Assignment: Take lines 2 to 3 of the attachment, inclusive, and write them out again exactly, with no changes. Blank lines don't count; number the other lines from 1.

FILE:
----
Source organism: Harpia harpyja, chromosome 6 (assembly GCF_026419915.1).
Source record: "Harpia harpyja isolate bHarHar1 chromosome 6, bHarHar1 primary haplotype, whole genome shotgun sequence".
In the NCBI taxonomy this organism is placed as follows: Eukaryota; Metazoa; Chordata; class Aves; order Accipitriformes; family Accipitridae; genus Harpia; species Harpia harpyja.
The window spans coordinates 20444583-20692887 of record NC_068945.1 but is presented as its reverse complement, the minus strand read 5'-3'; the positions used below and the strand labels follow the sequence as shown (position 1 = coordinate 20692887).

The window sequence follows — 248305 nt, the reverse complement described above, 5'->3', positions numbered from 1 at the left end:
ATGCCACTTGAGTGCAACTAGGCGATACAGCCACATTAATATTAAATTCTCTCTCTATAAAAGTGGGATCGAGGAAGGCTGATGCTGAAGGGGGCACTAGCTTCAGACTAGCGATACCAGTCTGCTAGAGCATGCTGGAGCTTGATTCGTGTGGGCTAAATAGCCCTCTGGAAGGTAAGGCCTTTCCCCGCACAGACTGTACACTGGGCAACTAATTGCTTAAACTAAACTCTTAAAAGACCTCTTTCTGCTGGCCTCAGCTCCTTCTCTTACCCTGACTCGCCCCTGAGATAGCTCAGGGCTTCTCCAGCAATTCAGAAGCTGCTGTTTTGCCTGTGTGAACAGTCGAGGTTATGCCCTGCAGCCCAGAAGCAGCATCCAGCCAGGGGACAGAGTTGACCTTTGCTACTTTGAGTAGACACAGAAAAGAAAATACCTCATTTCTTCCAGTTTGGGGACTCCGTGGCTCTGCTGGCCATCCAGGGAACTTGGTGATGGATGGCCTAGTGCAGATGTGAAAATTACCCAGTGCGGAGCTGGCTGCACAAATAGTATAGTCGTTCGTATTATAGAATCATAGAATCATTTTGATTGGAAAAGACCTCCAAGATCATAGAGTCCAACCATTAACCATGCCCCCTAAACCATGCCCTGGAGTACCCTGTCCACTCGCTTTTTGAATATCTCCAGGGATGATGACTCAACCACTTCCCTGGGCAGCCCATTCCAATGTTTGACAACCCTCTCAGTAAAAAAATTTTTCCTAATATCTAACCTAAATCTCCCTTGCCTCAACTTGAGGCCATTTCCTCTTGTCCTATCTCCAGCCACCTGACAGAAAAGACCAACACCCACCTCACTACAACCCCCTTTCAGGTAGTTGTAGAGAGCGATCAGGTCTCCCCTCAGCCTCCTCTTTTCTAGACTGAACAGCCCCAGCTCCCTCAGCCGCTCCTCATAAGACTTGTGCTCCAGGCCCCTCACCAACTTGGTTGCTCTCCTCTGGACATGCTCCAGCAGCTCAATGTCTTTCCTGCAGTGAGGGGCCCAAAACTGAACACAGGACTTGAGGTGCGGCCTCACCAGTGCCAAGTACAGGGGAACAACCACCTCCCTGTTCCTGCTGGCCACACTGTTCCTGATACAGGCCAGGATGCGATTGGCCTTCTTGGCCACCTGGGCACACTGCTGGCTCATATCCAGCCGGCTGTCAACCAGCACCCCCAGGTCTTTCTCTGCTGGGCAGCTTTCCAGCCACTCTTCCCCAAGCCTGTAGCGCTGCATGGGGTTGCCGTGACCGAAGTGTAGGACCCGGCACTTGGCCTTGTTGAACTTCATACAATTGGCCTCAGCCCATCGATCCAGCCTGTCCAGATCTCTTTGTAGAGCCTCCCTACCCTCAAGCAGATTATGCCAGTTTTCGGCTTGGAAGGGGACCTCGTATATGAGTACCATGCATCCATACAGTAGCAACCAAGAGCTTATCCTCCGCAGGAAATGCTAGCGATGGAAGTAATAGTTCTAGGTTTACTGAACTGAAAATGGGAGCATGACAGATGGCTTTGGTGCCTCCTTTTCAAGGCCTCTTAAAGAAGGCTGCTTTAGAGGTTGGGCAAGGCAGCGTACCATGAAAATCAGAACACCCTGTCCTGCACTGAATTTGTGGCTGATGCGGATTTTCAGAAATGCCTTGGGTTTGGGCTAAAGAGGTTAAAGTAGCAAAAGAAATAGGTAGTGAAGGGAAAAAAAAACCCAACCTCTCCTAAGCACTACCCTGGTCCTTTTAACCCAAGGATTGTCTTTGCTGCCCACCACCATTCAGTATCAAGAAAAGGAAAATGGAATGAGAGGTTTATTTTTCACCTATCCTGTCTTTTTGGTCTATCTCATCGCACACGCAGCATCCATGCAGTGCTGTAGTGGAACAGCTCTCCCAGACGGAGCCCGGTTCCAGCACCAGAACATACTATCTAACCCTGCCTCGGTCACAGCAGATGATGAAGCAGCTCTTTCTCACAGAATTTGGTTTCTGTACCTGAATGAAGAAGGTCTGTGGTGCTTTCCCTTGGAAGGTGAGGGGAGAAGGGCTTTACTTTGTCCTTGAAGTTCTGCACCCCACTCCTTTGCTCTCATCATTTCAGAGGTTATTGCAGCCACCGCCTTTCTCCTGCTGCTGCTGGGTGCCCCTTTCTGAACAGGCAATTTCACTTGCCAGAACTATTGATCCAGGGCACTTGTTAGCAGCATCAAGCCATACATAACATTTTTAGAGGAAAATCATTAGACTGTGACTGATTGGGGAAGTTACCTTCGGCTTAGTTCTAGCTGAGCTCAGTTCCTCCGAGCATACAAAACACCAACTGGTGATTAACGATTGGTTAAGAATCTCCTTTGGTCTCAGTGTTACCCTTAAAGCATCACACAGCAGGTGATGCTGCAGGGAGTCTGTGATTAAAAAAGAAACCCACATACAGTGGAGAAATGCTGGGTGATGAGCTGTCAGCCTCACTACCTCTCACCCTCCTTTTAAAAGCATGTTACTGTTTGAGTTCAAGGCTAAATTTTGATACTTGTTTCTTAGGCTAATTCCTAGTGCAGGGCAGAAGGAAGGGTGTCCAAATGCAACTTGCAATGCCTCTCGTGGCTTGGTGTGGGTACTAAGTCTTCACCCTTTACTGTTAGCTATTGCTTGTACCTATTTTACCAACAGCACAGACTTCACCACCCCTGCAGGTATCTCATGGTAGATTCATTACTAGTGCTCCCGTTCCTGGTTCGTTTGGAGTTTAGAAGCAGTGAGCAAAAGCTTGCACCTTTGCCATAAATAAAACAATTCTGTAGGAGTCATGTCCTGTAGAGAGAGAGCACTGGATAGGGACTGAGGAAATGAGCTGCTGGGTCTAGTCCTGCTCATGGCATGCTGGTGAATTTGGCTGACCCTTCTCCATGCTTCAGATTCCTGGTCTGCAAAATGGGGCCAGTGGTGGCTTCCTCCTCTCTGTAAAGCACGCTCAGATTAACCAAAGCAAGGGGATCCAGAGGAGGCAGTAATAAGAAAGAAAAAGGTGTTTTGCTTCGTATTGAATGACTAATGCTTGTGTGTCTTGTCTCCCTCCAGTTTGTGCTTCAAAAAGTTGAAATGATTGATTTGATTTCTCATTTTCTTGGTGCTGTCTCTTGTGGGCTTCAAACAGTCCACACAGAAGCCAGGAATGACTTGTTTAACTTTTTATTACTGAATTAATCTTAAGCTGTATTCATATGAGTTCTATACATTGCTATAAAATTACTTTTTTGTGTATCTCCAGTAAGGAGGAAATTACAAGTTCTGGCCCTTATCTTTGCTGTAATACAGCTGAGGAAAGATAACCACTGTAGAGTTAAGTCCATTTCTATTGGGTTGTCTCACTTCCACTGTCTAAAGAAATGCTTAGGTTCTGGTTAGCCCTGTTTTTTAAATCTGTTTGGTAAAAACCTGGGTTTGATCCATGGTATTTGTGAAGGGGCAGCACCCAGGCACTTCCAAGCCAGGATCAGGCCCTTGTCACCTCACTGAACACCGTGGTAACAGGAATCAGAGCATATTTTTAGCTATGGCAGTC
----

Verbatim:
Source record: "Harpia harpyja isolate bHarHar1 chromosome 6, bHarHar1 primary haplotype, whole genome shotgun sequence".
In the NCBI taxonomy this organism is placed as follows: Eukaryota; Metazoa; Chordata; class Aves; order Accipitriformes; family Accipitridae; genus Harpia; species Harpia harpyja.